High availability (HA), performance, and developer efficiency have become table stakes for new developments and modernizations of legacy software applications. Users — wherever they may be — do not tolerate outages and expect low latency and high throughput; developers need to bring their applications to market fast and update them often. Those two trends work against each other: setting up an application for HA and performance and ensuring it stays so takes time. Luckily, Kubernetes and the cloud native ecosystem give developers the building blocks to deploy highly available container-based applications. (Note: in this blog post, “developers” includes operators.)
To further improve developer efficiency, tools like AWS Fargate on EKS remove the node management part out of Kubernetes, leaving only the application management API: users can submit Kubernetes standard Deployments, Services, and Ingresses, and let AWS spin up right-sized micro-VMs to run the pods, and Application Load Balancers (ALBs) to serve traffic — to complete the networking stack, you’d let external-dns configure Route53, and maybe one day ACM will auto-provision certificates (for now, Ingress annotations must refer to existing ACM certificates).
In this blog post, we’ll discuss making Kubernetes serverless and global with AWS Fargate on EKS and Admiralty, using multiple Fargate-enabled Kubernetes clusters in multiple regions. In particular, we’ll look at scheduling and ingress in this context; alternatives will be considered. For a hands-on experience, check out the companion tutorial in the Admiralty documentation.
The tools discussed above assume that the interface with the developer — or more likely their continuous deployment (CD) platform of choice — is the Kubernetes API of a single cluster. However, most organizations run multiple clusters, mainly to make runtime isolation less of a headache, but also for HA, because clusters do fail. Furthermore, going back to low latency “wherever users may be”, organizations often run clusters in multiple regions to be closer to their users. This creates a new set of problems. In this blog post, we’ll focus on deploying applications to multiple clusters and routing ingress traffic to multiple clusters, possibly in multiple regions. If you want to enable cross-cluster traffic, you’ll also need a multicluster service mesh (or ad-hoc mTLS and service discovery) — but we’ll keep this topic for a future blog post. We also assume that storage is externalized to a global cloud database.
#api management #kubernetes #serverless #contributed
Last year, we provided a list of Kubernetes tools that proved so popular we have decided to curate another list of some useful additions for working with the platform—among which are many tools that we personally use here at Caylent. Check out the original tools list here in case you missed it.
According to a recent survey done by Stackrox, the dominance Kubernetes enjoys in the market continues to be reinforced, with 86% of respondents using it for container orchestration.
(State of Kubernetes and Container Security, 2020)
And as you can see below, more and more companies are jumping into containerization for their apps. If you’re among them, here are some tools to aid you going forward as Kubernetes continues its rapid growth.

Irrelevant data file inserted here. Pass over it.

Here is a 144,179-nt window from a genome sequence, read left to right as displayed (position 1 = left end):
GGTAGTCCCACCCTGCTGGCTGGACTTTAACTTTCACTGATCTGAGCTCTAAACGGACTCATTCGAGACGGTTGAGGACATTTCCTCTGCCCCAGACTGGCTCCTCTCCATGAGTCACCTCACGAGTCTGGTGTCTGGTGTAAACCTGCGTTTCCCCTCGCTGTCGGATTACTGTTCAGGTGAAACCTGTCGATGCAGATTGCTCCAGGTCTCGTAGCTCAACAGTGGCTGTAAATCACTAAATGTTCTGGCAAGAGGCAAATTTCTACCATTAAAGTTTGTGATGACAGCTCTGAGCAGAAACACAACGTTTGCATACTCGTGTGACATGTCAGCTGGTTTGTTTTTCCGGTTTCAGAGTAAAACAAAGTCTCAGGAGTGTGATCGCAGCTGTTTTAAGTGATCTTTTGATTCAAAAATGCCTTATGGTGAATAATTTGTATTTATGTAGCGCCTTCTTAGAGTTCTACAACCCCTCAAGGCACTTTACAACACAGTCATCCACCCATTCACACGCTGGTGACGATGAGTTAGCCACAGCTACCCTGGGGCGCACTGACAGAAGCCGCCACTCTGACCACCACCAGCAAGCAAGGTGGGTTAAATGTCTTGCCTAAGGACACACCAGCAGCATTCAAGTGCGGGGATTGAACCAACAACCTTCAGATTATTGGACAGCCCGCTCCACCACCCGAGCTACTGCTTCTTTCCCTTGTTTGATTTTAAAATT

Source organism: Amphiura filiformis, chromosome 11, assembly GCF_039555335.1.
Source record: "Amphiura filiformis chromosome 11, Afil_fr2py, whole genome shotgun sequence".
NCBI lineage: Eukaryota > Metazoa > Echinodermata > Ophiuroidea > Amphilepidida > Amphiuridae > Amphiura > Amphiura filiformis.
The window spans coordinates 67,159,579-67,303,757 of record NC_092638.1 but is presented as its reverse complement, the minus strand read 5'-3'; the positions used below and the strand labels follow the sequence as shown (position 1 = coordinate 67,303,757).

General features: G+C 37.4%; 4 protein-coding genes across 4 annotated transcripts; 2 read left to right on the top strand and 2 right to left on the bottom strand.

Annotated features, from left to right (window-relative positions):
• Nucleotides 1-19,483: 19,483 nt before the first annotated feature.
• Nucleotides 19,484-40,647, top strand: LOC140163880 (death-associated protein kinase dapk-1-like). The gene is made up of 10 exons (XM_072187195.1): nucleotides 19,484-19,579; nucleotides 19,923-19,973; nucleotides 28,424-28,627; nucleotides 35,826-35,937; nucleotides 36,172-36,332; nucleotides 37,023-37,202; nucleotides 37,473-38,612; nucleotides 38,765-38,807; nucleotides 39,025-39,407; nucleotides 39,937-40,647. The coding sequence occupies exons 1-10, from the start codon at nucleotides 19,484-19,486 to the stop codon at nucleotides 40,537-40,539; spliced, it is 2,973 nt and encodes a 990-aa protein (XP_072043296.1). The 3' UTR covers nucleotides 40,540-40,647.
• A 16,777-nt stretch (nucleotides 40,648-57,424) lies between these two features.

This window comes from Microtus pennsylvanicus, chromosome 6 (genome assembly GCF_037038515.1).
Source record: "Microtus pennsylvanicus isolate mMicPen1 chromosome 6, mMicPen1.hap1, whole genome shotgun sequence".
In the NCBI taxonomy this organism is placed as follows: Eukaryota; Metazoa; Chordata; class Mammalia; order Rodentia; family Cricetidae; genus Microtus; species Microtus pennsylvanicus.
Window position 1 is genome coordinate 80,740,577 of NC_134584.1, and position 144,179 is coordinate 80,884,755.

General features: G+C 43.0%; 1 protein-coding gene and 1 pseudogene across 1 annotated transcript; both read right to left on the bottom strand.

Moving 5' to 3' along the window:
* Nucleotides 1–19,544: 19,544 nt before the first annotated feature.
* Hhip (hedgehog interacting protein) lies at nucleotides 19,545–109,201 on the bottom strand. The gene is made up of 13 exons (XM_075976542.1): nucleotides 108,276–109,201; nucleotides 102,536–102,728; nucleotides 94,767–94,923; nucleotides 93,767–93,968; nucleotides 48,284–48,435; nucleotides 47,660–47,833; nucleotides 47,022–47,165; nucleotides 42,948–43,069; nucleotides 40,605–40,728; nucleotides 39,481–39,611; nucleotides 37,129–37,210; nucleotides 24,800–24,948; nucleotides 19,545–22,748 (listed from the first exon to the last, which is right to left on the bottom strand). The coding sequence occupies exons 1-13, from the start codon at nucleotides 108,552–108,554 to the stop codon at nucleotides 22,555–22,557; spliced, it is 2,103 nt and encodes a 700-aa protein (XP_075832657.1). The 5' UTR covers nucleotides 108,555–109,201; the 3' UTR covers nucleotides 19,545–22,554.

(State of Kubernetes and Container Security, 2020)
#blog #tools #amazon elastic kubernetes service #application security #aws kms #botkube #caylent #cli #container monitoring #container orchestration tools #container security #containers #continuous delivery #continuous deployment #continuous integration #contour #developers #development #developments #draft #eksctl #firewall #gcp #github #harbor #helm #helm charts #helm-2to3 #helm-aws-secret-plugin #helm-docs #helm-operator-get-started #helm-secrets #iam #json #k-rail #k3s #k3sup #k8s #keel.sh #keycloak #kiali #kiam #klum #knative #krew #ksniff #kube #kube-prod-runtime #kube-ps1 #kube-scan #kube-state-metrics #kube2iam #kubeapps #kubebuilder #kubeconfig #kubectl #kubectl-aws-secrets #kubefwd #kubernetes #kubernetes command line tool #kubernetes configuration #kubernetes deployment #kubernetes in development #kubernetes in production #kubernetes ingress #kubernetes interfaces #kubernetes monitoring #kubernetes networking #kubernetes observability #kubernetes plugins #kubernetes secrets #kubernetes security #kubernetes security best practices #kubernetes security vendors #kubernetes service discovery #kubernetic #kubesec #kubeterminal #kubeval #kudo #kuma #microsoft azure key vault #mozilla sops #octant #octarine #open source #palo alto kubernetes security #permission-manager #pgp #rafay #rakess #rancher #rook #secrets operations #serverless function #service mesh #shell-operator #snyk #snyk container #sonobuoy #strongdm #tcpdump #tenkai #testing #tigera #tilt #vert.x #wireshark #yaml
On-demand cloud computing brings new ways to ensure scalability and efficiency. Rather than pre-allocating and managing certain server resources or having to go through the usual process of setting up a cloud cluster, apps and microservices can now rely on on-demand serverless computing blocks designed to be efficient and highly optimized.
Amazon Elastic Kubernetes Service (EKS) already makes running Kubernetes on AWS very easy. Support for AWS Fargate, which introduces the on-demand serverless computing element to the environment, makes deploying Kubernetes pods even easier and more efficient. AWS Fargate offers a wide range of features that make managing clusters and pods intuitive.